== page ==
“Not only do veterans have extraordinary stories to tell, but scholarship now exists demonstrating that writing about trauma can be instrumental in addressing and overcoming its consequences,” according to Bathanti. “It is clear from pockets of experience throughout the country that the study of literature and related writing can contribute in profound ways toward the recovery of wounded veterans. We know very clearly the value of shared experience and importance of community in the role of healing within veteran populations.”

Bathanti continued, “Dr. Kelly and I saw this up close in our initial pilot with veterans from his panel related to their combat experiences in Vietnam. To a man, they reported it was the best thing they’d done to address their PTSD since returning over four decades ago. Though we didn’t see their courage while deployed in-country, we did see it in the classroom as they shared the images, guilt, camaraderie and the impacts of combat on their post-deployment lives. Their openness and writing was honest, powerful and personal as they took on the long-standing grip of moral injury and post-traumatic stress.”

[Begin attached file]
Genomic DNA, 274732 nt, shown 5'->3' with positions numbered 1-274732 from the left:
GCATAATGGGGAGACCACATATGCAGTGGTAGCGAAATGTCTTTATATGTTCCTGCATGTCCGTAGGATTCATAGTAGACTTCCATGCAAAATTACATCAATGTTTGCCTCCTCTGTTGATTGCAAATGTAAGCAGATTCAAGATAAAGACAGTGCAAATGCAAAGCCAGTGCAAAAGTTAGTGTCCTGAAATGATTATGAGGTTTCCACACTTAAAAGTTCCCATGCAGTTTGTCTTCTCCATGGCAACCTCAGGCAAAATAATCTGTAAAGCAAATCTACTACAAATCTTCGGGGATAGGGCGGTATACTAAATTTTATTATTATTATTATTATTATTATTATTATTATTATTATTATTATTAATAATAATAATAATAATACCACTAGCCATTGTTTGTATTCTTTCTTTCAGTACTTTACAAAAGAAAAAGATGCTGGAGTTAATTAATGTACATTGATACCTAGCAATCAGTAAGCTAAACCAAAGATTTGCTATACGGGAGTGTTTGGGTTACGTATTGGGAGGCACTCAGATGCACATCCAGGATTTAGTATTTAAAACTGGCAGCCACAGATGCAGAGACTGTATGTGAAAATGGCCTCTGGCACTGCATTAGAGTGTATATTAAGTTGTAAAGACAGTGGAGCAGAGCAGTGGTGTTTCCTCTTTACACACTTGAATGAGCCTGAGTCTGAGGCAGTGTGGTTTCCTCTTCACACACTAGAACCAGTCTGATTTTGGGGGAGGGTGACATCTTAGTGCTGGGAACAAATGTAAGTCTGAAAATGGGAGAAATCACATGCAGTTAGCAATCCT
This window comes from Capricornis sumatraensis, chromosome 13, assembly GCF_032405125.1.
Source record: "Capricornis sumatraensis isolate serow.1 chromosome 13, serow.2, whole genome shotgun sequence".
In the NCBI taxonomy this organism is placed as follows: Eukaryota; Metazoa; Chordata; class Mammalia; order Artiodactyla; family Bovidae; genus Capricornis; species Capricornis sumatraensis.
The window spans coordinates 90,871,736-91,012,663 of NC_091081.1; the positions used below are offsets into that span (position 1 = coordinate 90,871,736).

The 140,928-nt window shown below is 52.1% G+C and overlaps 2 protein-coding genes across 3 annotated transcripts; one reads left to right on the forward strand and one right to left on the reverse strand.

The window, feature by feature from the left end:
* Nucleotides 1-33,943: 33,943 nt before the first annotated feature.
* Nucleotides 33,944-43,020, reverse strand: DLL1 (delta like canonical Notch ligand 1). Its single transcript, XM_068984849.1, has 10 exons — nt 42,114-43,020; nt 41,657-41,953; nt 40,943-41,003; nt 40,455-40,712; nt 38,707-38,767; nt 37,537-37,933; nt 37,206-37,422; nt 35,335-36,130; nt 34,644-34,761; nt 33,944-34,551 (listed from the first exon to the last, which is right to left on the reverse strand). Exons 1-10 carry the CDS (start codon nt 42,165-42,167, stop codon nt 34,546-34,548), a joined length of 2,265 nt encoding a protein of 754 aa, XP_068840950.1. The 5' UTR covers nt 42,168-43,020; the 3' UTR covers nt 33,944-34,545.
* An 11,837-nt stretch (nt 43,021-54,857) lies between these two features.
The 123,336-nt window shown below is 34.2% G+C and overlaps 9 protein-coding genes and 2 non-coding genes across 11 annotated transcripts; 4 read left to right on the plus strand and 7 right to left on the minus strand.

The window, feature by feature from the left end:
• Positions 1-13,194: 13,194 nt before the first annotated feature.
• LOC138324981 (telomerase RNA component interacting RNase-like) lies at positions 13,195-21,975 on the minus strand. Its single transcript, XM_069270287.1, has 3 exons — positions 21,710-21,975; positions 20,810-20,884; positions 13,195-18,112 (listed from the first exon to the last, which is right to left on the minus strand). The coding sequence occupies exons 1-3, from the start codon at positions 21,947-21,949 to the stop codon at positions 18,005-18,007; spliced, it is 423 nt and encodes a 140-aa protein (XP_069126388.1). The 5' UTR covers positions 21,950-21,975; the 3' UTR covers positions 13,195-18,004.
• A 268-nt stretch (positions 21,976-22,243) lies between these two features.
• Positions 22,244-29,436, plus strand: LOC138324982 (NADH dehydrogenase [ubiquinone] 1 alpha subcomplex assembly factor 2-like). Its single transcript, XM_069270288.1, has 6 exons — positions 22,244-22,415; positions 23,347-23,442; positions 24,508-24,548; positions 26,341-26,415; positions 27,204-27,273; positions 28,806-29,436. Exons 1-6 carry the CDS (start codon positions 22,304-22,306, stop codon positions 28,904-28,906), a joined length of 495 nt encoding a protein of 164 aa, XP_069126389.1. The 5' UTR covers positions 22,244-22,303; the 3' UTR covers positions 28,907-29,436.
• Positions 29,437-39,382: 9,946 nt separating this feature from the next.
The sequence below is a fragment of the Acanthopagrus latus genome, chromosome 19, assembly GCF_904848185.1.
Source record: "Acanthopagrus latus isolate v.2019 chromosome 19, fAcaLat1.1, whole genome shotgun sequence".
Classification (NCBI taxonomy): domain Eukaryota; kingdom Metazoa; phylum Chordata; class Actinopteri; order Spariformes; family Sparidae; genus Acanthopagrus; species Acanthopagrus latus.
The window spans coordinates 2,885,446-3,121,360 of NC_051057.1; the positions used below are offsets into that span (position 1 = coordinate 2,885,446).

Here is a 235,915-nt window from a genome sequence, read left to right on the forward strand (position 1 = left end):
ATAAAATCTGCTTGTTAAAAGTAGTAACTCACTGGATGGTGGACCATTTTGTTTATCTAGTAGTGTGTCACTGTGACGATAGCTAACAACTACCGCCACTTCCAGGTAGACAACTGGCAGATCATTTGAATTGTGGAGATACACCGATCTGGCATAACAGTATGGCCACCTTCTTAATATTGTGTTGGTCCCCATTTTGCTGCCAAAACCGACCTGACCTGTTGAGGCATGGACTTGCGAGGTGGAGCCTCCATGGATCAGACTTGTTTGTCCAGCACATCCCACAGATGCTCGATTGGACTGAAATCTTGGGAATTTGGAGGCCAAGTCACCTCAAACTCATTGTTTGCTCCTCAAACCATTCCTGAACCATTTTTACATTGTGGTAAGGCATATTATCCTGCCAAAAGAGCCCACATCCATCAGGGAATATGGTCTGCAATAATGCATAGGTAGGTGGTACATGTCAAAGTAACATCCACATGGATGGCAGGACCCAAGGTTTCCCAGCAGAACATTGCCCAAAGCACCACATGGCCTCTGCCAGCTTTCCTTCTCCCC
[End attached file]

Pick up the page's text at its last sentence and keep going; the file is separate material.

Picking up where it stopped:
Bathanti credited Appalachian State University for its commitment to veterans on its campus and beyond and for supporting his writing project with veterans.

The workshops Bathanti will lead at the medical center will help establish a broader strategy in support of the medical humanities and creation of local capacities to bridge the military/civilian gap. The ultimate aim of this project is to empower change agents throughout the Veterans Health Administration, inspiring them to integrate programming in arts and humanities devoted to the recovery and healing of veterans who carry the wounds of war. These approaches are not only transformative for veterans, but help them reintegrate more fully with their families, friends, vocations and communities.

There is a growing mandate for arts and humanities within the military itself. It’s been part of the programming at Walter Reed National Military Medical Center for over a decade, and is the standard of care at the affiliated National Intrepid Center of Excellence (NiCOE). The National Endowment for the Arts collaborated with the Department of Defense and provided major funding to expand this work for wounded veterans at two key military bases.